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Can applying 3V damage a sound card?

Last response: in Components
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May 25, 2012 3:36:28 PM

Hi all,

I have a sony vaio laptop, and I installed a PC based oscilloscope program. For testing, I applied a 3V signal to the mic input. A crackling sound is heard from the speakers. After that It feels like audio input sensitivity is decreased. Can 3V damage the audio card?. How can I check is there damage of sound card? A help from anyone is highly appreciated.
My sound card is realtek HD
May 25, 2012 3:47:00 PM

3V in the mic input does sound like a lot. A microphone only outputs very slight voltage variations, that's why you always need an amp.
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May 25, 2012 3:52:31 PM

FinneousPJ said:
3V in the mic input does sound like a lot. A microphone only outputs very slight voltage variations, that's why you always need an amp.


Thanks for ur reply. I know 3V is not the usual voltage range of a audio input. But I thought there will be some over voltage protection circuit inside the card. What I want to know it, is it possible to partially damage a sound card( In my case reduced sensitivity)?
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May 26, 2012 4:46:54 AM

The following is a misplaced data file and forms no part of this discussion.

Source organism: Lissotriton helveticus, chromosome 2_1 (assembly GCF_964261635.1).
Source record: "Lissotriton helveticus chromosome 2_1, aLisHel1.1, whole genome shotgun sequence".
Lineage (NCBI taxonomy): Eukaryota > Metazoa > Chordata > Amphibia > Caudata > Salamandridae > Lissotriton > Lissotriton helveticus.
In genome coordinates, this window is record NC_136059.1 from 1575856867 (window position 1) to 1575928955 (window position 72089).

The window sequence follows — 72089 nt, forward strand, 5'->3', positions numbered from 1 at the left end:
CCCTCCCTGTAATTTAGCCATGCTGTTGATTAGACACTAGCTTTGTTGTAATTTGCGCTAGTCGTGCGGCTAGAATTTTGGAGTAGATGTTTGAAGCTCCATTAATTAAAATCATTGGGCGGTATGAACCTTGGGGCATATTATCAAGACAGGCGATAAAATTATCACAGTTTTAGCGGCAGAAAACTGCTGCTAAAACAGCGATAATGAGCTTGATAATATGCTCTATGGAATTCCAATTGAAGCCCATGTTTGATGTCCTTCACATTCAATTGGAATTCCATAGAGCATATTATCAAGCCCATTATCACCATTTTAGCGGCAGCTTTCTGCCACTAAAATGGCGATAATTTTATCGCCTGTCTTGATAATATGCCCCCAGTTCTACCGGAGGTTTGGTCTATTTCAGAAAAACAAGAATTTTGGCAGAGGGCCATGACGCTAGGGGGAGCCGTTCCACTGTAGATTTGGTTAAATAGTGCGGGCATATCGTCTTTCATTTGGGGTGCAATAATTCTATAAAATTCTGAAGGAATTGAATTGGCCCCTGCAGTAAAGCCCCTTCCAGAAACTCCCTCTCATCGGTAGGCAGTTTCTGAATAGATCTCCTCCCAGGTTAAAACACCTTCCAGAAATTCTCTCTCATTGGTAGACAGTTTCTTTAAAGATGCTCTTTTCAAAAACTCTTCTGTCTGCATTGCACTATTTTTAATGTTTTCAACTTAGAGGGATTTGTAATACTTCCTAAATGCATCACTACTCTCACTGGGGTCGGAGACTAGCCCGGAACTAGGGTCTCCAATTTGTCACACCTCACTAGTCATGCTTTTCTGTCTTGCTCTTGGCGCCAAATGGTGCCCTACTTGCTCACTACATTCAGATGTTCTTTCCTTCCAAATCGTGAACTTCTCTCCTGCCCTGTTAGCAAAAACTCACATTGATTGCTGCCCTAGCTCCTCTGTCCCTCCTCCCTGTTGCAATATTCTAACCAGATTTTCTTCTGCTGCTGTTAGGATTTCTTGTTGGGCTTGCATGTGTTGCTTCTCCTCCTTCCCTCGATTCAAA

likhin said:
What I want to know it, is it possible to partially damage a sound card( In my case reduced sensitivity)?
Yes absolutely, While the inner components that make up electronic hardware usually either work or don't work It's not unheard of for a stressed inner component (transistors, resistors, capacitors etc.) to have their value changed as a direct result of stress (IE improper voltage, heat, improper grounding, etc.) This changed value can cause issues which might manifest in a myriad of ways including reduced sensitivity.

In your case reduced sensitivity seems to be logical since the area you fed the over-voltage too leads directly to the circuitry responsible for that sensitivity.

I'm sure you suspect this already anyway. I wish I could give you a different answer.
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